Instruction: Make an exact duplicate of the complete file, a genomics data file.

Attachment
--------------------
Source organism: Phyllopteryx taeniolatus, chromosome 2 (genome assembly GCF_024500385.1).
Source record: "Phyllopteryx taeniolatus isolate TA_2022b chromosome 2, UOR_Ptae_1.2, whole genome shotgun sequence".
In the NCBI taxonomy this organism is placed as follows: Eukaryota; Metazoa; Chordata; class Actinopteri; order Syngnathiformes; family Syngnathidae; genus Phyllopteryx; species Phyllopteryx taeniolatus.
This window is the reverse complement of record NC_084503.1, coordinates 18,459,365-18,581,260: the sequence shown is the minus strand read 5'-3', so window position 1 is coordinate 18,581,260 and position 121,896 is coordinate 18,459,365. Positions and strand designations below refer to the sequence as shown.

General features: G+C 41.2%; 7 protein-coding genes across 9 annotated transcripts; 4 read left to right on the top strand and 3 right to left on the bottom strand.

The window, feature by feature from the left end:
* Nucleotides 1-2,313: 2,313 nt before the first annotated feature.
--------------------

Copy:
Source organism: Phyllopteryx taeniolatus, chromosome 2 (genome assembly GCF_024500385.1).
Source record: "Phyllopteryx taeniolatus isolate TA_2022b chromosome 2, UOR_Ptae_1.2, whole genome shotgun sequence".
In the NCBI taxonomy this organism is placed as follows: Eukaryota; Metazoa; Chordata; class Actinopteri; order Syngnathiformes; family Syngnathidae; genus Phyllopteryx; species Phyllopteryx taeniolatus.
This window is the reverse complement of record NC_084503.1, coordinates 18,459,365-18,581,260: the sequence shown is the minus strand read 5'-3', so window position 1 is coordinate 18,581,260 and position 121,896 is coordinate 18,459,365. Positions and strand designations below refer to the sequence as shown.

General features: G+C 41.2%; 7 protein-coding genes across 9 annotated transcripts; 4 read left to right on the top strand and 3 right to left on the bottom strand.

The window, feature by feature from the left end:
* Nucleotides 1-2,313: 2,313 nt before the first annotated feature.